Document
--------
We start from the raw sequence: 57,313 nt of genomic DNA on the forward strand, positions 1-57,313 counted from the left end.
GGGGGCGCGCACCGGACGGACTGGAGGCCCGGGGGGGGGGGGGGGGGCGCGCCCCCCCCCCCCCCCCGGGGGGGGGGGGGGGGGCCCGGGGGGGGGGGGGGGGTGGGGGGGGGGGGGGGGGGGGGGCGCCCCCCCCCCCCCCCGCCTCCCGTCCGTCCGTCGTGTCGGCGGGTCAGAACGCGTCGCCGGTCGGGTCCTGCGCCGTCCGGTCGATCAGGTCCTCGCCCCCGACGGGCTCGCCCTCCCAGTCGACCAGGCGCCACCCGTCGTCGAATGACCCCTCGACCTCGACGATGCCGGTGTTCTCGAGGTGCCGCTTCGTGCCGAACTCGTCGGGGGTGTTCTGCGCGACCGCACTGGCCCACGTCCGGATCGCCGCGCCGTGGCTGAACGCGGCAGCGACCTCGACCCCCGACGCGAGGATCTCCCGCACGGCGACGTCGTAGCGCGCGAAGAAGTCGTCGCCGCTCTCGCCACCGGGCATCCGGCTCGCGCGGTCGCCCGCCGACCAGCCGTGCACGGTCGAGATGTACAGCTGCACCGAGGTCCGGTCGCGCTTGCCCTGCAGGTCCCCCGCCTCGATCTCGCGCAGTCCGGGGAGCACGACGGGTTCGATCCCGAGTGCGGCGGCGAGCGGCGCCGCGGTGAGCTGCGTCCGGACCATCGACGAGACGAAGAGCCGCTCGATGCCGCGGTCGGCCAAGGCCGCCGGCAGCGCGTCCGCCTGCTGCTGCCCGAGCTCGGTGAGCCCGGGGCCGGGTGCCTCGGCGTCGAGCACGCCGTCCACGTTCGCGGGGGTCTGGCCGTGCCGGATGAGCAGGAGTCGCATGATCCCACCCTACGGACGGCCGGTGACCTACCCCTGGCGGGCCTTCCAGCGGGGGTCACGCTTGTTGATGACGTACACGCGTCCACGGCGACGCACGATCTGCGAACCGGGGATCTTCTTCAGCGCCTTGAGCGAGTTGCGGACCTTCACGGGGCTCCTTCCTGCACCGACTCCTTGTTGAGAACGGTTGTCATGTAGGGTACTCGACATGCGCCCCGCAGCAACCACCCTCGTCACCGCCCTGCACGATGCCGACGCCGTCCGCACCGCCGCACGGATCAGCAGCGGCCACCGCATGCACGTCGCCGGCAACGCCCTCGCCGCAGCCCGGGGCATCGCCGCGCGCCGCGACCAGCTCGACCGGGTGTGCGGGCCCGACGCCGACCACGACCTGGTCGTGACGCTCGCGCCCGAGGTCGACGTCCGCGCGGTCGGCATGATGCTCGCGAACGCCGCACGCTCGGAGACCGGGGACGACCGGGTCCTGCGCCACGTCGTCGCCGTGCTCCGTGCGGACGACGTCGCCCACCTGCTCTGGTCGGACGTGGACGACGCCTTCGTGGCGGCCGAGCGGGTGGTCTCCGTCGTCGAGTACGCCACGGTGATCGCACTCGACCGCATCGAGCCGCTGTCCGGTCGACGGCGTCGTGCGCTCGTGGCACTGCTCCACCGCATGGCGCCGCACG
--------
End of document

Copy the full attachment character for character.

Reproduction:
We start from the raw sequence: 57,313 nt of genomic DNA on the forward strand, positions 1-57,313 counted from the left end.
GGGGGCGCGCACCGGACGGACTGGAGGCCCGGGGGGGGGGGGGGGGGCGCGCCCCCCCCCCCCCCCCGGGGGGGGGGGGGGGGGCCCGGGGGGGGGGGGGGGGTGGGGGGGGGGGGGGGGGGGGGGCGCCCCCCCCCCCCCCCGCCTCCCGTCCGTCCGTCGTGTCGGCGGGTCAGAACGCGTCGCCGGTCGGGTCCTGCGCCGTCCGGTCGATCAGGTCCTCGCCCCCGACGGGCTCGCCCTCCCAGTCGACCAGGCGCCACCCGTCGTCGAATGACCCCTCGACCTCGACGATGCCGGTGTTCTCGAGGTGCCGCTTCGTGCCGAACTCGTCGGGGGTGTTCTGCGCGACCGCACTGGCCCACGTCCGGATCGCCGCGCCGTGGCTGAACGCGGCAGCGACCTCGACCCCCGACGCGAGGATCTCCCGCACGGCGACGTCGTAGCGCGCGAAGAAGTCGTCGCCGCTCTCGCCACCGGGCATCCGGCTCGCGCGGTCGCCCGCCGACCAGCCGTGCACGGTCGAGATGTACAGCTGCACCGAGGTCCGGTCGCGCTTGCCCTGCAGGTCCCCCGCCTCGATCTCGCGCAGTCCGGGGAGCACGACGGGTTCGATCCCGAGTGCGGCGGCGAGCGGCGCCGCGGTGAGCTGCGTCCGGACCATCGACGAGACGAAGAGCCGCTCGATGCCGCGGTCGGCCAAGGCCGCCGGCAGCGCGTCCGCCTGCTGCTGCCCGAGCTCGGTGAGCCCGGGGCCGGGTGCCTCGGCGTCGAGCACGCCGTCCACGTTCGCGGGGGTCTGGCCGTGCCGGATGAGCAGGAGTCGCATGATCCCACCCTACGGACGGCCGGTGACCTACCCCTGGCGGGCCTTCCAGCGGGGGTCACGCTTGTTGATGACGTACACGCGTCCACGGCGACGCACGATCTGCGAACCGGGGATCTTCTTCAGCGCCTTGAGCGAGTTGCGGACCTTCACGGGGCTCCTTCCTGCACCGACTCCTTGTTGAGAACGGTTGTCATGTAGGGTACTCGACATGCGCCCCGCAGCAACCACCCTCGTCACCGCCCTGCACGATGCCGACGCCGTCCGCACCGCCGCACGGATCAGCAGCGGCCACCGCATGCACGTCGCCGGCAACGCCCTCGCCGCAGCCCGGGGCATCGCCGCGCGCCGCGACCAGCTCGACCGGGTGTGCGGGCCCGACGCCGACCACGACCTGGTCGTGACGCTCGCGCCCGAGGTCGACGTCCGCGCGGTCGGCATGATGCTCGCGAACGCCGCACGCTCGGAGACCGGGGACGACCGGGTCCTGCGCCACGTCGTCGCCGTGCTCCGTGCGGACGACGTCGCCCACCTGCTCTGGTCGGACGTGGACGACGCCTTCGTGGCGGCCGAGCGGGTGGTCTCCGTCGTCGAGTACGCCACGGTGATCGCACTCGACCGCATCGAGCCGCTGTCCGGTCGACGGCGTCGTGCGCTCGTGGCACTGCTCCACCGCATGGCGCCGCACG